Out of Its Raccoon

Every Seed week begins with the Monday meeting.  All classes, minus a toddler class or two, gather in a huge circle that fills up the multi.  We begin in silence, sing to children who have birthdays that week, go over general school business, then move around the circle as each class shares what it’s planning for the coming days.  It’s a mini glimpse into the student engagement in each classroom.  Several classes have been studying the butterfly’s life cycle.  Given that it’s spring and everyone is outside more, it’s not surprising for this to be a topic of study.

As we focused our attention on news from each class, the butterfly life cycle came up several times.  When it came to the Preschool 3s, who had actually hatched butterflies from eggs as part of their emergent curriculum, the different stages were mentioned.  I heard someone say something about eggs and the caterpillar.  Then a small voice announced, “Then it comes out of its raccoon!”  Raccoon?!!  Once it registered what the child was saying, polite chuckling spread around the room.  It was one of those moments I love so much when a child uses a word that is close but not exactly on the mark.

The kind of work we do with children is anything but superficial.  Even very young children learn about life cycles of creatures, what a chrysalis is (aka raccoon), and how eggs transform into living creatures.  The PreK class has been observing a mother dove who established her nest at the children’s eye level on a shelf outside their classroom door.  They learned to be respectful of her and to practice being excellent observers.  One morning she and the eggs were mysteriously gone, and they’ve spent the rest of this week wondering what happened.  They are learning that sometimes things don’t work out the way we think or hope they will.  These same children, who have been studying the human body, will have a chance to see a real human brain today, brought in by one of the 3rd/4th grade parents.  The bird and the brain will undoubtedly make a lasting impression on these young minds.  Their conversations about these topics will secure them in their growing minds.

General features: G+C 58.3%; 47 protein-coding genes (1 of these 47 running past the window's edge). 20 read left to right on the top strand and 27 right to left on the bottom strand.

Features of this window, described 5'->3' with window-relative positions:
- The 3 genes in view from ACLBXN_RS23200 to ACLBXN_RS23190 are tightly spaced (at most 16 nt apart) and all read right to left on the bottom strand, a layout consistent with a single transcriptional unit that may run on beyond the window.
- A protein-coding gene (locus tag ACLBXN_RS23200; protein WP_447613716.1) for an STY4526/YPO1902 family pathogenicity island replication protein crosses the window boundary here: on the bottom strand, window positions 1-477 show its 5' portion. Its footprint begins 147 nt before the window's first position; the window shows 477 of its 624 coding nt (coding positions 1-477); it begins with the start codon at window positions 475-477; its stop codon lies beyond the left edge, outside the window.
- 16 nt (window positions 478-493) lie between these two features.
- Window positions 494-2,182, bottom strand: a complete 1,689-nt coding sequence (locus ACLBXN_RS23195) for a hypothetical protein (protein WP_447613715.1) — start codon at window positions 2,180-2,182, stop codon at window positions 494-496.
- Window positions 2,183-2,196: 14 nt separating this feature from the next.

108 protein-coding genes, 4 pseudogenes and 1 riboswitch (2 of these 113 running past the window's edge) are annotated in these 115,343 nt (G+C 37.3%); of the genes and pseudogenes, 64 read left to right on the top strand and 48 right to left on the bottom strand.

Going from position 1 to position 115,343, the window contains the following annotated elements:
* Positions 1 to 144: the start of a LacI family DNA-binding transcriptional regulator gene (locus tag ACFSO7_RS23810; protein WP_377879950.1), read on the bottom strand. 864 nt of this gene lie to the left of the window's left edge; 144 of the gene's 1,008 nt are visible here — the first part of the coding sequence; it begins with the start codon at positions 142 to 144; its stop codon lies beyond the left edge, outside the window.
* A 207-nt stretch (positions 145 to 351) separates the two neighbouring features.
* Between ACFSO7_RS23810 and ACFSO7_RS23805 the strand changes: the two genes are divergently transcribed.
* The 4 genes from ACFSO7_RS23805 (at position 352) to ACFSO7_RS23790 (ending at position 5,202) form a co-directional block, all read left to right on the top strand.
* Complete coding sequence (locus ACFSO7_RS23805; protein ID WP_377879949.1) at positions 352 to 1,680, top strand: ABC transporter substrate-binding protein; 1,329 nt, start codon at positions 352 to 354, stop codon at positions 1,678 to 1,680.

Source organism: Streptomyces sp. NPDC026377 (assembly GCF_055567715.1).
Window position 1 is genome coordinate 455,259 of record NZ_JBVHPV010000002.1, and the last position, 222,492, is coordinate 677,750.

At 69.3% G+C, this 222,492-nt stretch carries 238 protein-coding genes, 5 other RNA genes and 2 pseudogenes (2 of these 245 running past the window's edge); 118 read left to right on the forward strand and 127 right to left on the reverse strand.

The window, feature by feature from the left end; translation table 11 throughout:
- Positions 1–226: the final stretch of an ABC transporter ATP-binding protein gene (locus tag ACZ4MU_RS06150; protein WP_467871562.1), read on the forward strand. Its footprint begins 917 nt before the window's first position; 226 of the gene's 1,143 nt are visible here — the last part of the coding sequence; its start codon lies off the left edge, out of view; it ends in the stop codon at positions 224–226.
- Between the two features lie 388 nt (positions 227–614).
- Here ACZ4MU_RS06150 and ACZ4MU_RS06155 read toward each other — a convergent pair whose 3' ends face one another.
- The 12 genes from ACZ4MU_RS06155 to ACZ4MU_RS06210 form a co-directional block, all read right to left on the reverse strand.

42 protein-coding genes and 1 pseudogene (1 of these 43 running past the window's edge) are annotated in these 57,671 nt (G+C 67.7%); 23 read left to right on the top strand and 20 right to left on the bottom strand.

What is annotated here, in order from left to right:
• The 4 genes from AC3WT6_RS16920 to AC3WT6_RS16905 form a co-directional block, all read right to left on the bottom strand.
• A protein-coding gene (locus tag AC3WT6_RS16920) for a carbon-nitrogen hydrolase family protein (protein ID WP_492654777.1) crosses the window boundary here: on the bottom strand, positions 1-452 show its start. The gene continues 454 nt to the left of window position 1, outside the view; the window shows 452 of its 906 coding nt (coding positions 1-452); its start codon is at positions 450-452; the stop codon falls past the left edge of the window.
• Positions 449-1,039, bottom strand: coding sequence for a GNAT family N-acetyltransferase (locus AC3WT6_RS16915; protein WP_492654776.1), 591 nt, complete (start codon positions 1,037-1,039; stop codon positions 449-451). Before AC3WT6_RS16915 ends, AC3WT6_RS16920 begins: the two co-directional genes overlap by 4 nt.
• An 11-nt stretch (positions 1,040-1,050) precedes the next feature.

What we do at the Seed is introduce children to the world, give them the vocabulary to describe it, then follow up on their approximations.  We keep talking about those approximations, so eventually they understand the difference between a cocoon and a raccoon.  They learn through conversation and questions.  Ralph Peterson, my mentor and main teacher at ASU, has this to say about conversation in his book Life in a Crowded Place (p. 53-54):  “When students have the opportunity to practice conversation, they learn how to attune themselves to the spirit expressed.  They become sensitive to the effect their participation will have on others.  They learn to disagree without commanding center stage or causing the conversation to collapse into argument.  Through experience in conversation we learn how to enter into the thoughts of another person and to experience more than is expressed in the skin of speech…Conversation is central to community making.”

Learning like this is present in every Seed classroom.  As children practice using their words to express themselves and understand others, they are also learning how to be in the world.  It’s a part of the Seed that stays with a child long into the future.  Keep your eyes open, and you’ll see.

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